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An Amazing Book

An Amazing Book

By Betsy Kelleher

     I have just read a new book, Amazing Grays, Amazing Grace, by Lynn Baber, and I will wholeheartedly recommend it to everyone who works with horses or anyone seeking a relationship with God. Lynn is an excellent motivational writer with a personal, conversational style and a good balance of authority and humor. Her book is due to be available April 20th from Tate Publishing, but you can pre-order on or through her website at

     My first contact with Lynn was last October when she left a message on my website guestbook. We emailed; and more recently, we traded books (she sent me an advance copy). Our books have a similar message, which gave us an immediate connection. She told me she read my book, Sometimes a Woman Needs a Horse, in one day and enjoyed the similarities. I took much longer to read hers. This is the kind of book I like to digest slowly, pondering each lesson. “My message” she says, is “one of right relationships: your relationship with your horse and what it teaches you about your relationship with God.” That was the message of my book as well, but Lynn wrote from a different perspective. I wrote from my learning experiences with my first horse. Lynn’s words of insight are backed by over twenty years experience as a horse trainer, breeder, judge and business consultant. And she specialized in stallions, which in itself is impressive.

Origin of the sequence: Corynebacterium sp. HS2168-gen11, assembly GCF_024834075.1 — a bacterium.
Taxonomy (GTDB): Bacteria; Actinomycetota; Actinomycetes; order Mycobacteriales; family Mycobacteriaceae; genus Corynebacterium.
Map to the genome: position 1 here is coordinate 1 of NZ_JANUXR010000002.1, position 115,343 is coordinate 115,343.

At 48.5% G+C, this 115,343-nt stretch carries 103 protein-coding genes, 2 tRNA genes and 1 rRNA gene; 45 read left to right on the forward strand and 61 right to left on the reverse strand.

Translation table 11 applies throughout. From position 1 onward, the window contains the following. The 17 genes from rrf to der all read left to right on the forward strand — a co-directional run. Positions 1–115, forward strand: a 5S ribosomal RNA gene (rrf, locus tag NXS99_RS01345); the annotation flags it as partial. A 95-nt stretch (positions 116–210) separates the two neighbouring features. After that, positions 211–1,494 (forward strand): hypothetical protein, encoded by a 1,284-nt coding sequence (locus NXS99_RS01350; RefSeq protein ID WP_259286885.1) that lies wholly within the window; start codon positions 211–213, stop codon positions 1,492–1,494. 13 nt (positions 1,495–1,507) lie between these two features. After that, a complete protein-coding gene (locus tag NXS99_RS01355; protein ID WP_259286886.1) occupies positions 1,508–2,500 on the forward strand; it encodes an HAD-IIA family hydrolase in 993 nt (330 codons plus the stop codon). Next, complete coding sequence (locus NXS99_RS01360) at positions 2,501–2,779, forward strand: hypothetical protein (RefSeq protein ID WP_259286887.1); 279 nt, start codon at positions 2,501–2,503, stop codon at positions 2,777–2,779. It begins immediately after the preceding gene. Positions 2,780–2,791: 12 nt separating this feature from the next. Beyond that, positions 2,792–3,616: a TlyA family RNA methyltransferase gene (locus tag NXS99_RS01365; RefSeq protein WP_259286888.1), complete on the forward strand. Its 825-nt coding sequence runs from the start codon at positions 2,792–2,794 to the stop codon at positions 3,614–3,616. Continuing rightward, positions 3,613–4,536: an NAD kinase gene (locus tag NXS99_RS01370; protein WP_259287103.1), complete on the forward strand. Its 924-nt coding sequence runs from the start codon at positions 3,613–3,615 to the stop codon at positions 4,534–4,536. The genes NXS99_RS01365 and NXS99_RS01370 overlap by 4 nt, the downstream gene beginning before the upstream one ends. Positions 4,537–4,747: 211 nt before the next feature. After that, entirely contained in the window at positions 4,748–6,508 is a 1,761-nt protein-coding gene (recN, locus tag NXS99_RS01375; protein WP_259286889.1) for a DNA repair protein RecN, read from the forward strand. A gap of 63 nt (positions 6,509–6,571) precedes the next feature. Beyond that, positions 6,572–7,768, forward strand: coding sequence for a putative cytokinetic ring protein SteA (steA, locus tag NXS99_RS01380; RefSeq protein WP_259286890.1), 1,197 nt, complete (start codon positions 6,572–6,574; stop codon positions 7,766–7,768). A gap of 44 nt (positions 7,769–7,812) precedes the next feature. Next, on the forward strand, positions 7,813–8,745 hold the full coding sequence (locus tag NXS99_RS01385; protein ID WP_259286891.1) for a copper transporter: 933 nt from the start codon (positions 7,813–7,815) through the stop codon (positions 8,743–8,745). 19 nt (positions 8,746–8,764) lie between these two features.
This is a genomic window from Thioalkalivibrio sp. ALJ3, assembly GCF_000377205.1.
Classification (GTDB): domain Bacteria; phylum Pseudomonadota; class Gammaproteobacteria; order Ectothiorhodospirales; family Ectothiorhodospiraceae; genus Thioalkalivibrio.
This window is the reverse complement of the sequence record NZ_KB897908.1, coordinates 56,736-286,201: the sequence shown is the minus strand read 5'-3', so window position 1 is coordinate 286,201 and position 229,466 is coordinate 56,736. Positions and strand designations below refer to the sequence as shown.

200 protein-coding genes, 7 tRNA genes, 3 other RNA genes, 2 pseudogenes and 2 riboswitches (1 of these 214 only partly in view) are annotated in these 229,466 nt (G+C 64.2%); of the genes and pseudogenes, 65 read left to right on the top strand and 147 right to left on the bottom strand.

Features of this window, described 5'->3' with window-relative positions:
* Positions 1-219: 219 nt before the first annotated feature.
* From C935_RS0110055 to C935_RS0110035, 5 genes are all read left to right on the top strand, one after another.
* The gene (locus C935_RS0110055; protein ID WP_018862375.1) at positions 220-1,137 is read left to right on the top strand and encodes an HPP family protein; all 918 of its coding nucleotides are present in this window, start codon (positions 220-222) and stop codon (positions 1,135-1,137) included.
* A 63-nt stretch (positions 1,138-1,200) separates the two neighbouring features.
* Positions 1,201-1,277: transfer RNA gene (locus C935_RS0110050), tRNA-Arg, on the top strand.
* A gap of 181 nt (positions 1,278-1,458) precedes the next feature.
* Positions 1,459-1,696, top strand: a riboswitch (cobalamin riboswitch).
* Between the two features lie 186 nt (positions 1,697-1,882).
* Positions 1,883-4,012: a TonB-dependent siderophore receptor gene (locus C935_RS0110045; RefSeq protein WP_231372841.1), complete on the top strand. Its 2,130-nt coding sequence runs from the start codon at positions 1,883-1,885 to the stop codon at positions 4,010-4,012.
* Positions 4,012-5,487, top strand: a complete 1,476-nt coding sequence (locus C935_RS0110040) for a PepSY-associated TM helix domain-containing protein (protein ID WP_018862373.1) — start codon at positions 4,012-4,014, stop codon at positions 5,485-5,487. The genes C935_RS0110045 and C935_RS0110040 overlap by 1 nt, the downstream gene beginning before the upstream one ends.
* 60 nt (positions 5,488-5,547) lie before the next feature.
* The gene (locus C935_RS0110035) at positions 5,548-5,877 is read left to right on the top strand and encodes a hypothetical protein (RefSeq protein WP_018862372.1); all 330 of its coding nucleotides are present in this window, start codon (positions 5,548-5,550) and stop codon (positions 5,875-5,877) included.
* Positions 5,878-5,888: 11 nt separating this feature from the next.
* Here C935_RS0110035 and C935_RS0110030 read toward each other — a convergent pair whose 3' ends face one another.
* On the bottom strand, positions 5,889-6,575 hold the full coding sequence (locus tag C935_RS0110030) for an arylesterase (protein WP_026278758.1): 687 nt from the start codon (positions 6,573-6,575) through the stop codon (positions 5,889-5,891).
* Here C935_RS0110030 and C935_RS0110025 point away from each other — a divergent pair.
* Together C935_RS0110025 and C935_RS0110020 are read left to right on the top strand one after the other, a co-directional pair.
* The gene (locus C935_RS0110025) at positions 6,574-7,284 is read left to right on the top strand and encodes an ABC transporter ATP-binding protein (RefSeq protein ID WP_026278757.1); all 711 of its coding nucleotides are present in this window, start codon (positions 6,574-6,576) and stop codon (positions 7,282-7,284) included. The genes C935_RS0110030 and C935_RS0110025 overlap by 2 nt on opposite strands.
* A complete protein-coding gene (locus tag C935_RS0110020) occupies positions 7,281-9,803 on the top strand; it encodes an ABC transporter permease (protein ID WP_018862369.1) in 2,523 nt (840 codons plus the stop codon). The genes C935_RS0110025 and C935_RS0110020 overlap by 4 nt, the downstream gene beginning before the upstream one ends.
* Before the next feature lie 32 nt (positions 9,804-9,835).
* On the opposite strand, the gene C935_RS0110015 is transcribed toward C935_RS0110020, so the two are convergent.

Lynn and her husband, Larry, live in Texas. She has left the training and breeding business to “retire” on their own place where they can take time to enjoy their own four horses (including Bo and Swizzle, the two gray quarter horses featured on her book cover). Her book is not about her life, although she shares many of her experiences. In her own words, “This book is a collection of concepts and stories offered for the sole purpose of sharing how horses allow us to find closer relationships with God.” I wish to add that her book is filled with wisdom regarding horse training as well. Anyone who has a horse will find many worthwhile nuggets within these pages.